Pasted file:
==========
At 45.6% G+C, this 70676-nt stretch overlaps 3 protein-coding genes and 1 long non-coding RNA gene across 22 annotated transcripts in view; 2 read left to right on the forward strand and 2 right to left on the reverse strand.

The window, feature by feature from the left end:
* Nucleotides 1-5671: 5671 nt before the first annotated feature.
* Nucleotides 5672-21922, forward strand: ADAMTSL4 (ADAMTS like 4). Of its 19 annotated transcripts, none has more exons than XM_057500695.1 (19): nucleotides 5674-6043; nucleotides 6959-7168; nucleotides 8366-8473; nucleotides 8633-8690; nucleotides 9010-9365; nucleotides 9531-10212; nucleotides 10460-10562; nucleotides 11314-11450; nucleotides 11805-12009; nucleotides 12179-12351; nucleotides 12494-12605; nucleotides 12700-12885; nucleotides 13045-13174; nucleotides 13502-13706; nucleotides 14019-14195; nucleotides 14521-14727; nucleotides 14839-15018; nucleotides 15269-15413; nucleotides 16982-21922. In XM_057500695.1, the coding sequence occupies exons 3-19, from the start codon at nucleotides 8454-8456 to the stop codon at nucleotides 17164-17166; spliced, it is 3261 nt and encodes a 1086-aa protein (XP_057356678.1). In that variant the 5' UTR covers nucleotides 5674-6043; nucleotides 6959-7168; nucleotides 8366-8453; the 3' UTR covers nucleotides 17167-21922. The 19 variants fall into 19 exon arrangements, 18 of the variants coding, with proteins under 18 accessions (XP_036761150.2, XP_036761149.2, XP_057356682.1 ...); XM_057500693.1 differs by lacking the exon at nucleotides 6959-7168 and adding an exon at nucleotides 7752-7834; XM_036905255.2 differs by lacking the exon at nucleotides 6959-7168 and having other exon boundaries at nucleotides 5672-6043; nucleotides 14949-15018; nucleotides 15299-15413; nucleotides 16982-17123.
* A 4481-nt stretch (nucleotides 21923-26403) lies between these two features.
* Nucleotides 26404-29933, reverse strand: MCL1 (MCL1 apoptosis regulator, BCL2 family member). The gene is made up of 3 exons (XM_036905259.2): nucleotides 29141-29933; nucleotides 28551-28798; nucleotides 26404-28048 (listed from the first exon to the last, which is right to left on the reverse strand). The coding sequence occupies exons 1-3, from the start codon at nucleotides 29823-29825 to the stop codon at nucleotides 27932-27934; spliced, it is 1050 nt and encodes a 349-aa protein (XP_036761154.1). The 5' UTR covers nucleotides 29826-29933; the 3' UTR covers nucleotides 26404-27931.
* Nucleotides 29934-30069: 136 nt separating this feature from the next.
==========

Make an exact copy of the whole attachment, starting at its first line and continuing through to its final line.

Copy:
At 45.6% G+C, this 70676-nt stretch overlaps 3 protein-coding genes and 1 long non-coding RNA gene across 22 annotated transcripts in view; 2 read left to right on the forward strand and 2 right to left on the reverse strand.

The window, feature by feature from the left end:
* Nucleotides 1-5671: 5671 nt before the first annotated feature.
* Nucleotides 5672-21922, forward strand: ADAMTSL4 (ADAMTS like 4). Of its 19 annotated transcripts, none has more exons than XM_057500695.1 (19): nucleotides 5674-6043; nucleotides 6959-7168; nucleotides 8366-8473; nucleotides 8633-8690; nucleotides 9010-9365; nucleotides 9531-10212; nucleotides 10460-10562; nucleotides 11314-11450; nucleotides 11805-12009; nucleotides 12179-12351; nucleotides 12494-12605; nucleotides 12700-12885; nucleotides 13045-13174; nucleotides 13502-13706; nucleotides 14019-14195; nucleotides 14521-14727; nucleotides 14839-15018; nucleotides 15269-15413; nucleotides 16982-21922. In XM_057500695.1, the coding sequence occupies exons 3-19, from the start codon at nucleotides 8454-8456 to the stop codon at nucleotides 17164-17166; spliced, it is 3261 nt and encodes a 1086-aa protein (XP_057356678.1). In that variant the 5' UTR covers nucleotides 5674-6043; nucleotides 6959-7168; nucleotides 8366-8453; the 3' UTR covers nucleotides 17167-21922. The 19 variants fall into 19 exon arrangements, 18 of the variants coding, with proteins under 18 accessions (XP_036761150.2, XP_036761149.2, XP_057356682.1 ...); XM_057500693.1 differs by lacking the exon at nucleotides 6959-7168 and adding an exon at nucleotides 7752-7834; XM_036905255.2 differs by lacking the exon at nucleotides 6959-7168 and having other exon boundaries at nucleotides 5672-6043; nucleotides 14949-15018; nucleotides 15299-15413; nucleotides 16982-17123.
* A 4481-nt stretch (nucleotides 21923-26403) lies between these two features.
* Nucleotides 26404-29933, reverse strand: MCL1 (MCL1 apoptosis regulator, BCL2 family member). The gene is made up of 3 exons (XM_036905259.2): nucleotides 29141-29933; nucleotides 28551-28798; nucleotides 26404-28048 (listed from the first exon to the last, which is right to left on the reverse strand). The coding sequence occupies exons 1-3, from the start codon at nucleotides 29823-29825 to the stop codon at nucleotides 27932-27934; spliced, it is 1050 nt and encodes a 349-aa protein (XP_036761154.1). The 5' UTR covers nucleotides 29826-29933; the 3' UTR covers nucleotides 26404-27931.
* Nucleotides 29934-30069: 136 nt separating this feature from the next.